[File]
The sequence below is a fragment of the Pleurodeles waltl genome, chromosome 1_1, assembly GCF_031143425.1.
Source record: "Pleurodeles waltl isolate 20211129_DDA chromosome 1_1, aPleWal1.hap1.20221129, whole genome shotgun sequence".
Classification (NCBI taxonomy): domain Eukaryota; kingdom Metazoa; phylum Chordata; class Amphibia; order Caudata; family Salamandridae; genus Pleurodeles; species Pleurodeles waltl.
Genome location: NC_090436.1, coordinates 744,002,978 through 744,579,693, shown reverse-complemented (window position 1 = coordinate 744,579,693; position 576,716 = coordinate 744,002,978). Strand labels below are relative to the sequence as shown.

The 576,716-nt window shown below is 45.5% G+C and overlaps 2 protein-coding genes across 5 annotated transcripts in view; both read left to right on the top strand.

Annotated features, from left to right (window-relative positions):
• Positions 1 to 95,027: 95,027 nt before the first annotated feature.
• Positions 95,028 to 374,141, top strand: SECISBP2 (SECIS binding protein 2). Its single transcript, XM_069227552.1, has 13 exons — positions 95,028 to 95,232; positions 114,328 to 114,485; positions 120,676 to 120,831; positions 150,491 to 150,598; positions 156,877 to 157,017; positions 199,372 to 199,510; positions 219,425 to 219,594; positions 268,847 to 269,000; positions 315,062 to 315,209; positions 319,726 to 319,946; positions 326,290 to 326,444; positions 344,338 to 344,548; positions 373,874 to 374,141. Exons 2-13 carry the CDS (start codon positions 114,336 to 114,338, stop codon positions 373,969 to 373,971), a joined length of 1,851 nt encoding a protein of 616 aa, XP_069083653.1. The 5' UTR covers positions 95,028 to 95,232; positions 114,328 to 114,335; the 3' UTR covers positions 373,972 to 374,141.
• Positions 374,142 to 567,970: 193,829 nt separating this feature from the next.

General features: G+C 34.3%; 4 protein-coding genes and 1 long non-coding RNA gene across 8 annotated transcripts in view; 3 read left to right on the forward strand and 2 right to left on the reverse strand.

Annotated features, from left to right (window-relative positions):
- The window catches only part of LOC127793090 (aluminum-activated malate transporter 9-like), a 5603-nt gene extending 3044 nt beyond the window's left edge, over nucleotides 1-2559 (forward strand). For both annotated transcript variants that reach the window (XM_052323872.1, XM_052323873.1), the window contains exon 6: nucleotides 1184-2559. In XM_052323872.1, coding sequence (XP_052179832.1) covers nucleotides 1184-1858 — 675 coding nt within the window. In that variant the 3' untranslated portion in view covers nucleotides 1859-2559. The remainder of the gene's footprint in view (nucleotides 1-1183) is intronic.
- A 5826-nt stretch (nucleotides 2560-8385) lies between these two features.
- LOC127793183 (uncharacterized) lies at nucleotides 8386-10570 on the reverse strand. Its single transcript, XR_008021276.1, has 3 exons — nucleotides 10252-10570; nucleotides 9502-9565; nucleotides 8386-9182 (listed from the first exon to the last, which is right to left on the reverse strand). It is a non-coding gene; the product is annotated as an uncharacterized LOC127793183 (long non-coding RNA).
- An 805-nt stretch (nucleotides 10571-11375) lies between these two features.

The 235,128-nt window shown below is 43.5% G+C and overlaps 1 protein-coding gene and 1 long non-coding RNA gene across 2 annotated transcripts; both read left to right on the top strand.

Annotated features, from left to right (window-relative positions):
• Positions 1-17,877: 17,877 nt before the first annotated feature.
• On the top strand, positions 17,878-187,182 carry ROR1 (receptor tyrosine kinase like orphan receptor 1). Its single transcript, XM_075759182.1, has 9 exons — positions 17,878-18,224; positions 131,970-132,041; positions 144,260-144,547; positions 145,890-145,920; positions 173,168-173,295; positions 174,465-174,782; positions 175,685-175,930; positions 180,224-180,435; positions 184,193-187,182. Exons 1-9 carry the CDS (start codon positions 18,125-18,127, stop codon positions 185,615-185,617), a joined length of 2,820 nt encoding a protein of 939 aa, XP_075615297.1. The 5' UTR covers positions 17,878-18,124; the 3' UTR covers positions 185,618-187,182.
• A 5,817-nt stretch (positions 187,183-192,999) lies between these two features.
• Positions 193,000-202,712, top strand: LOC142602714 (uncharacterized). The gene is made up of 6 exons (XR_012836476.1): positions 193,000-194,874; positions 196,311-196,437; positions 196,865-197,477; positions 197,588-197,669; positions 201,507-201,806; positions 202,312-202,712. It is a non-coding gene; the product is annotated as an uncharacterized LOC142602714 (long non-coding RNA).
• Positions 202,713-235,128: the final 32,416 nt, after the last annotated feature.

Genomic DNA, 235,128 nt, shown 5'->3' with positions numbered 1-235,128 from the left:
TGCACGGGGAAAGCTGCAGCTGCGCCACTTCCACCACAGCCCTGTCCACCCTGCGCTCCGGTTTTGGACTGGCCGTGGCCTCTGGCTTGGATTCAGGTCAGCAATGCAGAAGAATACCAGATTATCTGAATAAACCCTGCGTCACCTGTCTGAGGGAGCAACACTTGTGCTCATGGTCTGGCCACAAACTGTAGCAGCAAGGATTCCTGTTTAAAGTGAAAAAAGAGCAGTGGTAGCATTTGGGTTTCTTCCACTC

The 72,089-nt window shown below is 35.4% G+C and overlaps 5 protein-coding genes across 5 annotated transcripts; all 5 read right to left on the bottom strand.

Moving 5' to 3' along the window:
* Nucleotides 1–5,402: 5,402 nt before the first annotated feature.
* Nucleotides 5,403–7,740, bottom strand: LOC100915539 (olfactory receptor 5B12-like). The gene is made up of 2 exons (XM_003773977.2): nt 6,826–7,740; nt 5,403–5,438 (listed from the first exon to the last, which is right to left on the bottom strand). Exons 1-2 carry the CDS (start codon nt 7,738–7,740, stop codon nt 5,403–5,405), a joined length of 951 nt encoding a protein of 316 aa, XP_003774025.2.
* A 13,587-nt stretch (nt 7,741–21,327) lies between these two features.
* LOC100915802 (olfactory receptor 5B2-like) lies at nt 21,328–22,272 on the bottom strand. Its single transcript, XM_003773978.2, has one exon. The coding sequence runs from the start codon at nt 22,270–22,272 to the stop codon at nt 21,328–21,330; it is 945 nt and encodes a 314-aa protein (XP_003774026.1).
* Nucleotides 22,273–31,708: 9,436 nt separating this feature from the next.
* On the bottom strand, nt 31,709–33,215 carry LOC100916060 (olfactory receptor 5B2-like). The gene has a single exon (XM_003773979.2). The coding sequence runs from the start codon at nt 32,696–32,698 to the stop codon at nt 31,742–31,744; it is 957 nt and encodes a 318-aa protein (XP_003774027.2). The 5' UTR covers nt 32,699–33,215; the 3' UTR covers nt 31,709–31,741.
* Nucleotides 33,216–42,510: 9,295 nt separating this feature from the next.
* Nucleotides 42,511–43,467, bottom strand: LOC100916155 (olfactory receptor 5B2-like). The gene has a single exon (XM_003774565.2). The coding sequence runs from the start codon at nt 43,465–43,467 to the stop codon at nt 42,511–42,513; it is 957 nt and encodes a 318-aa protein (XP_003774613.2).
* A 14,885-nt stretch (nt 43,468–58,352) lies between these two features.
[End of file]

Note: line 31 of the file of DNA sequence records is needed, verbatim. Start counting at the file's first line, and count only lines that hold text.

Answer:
* Nucleotides 22,273–31,708: 9,436 nt separating this feature from the next.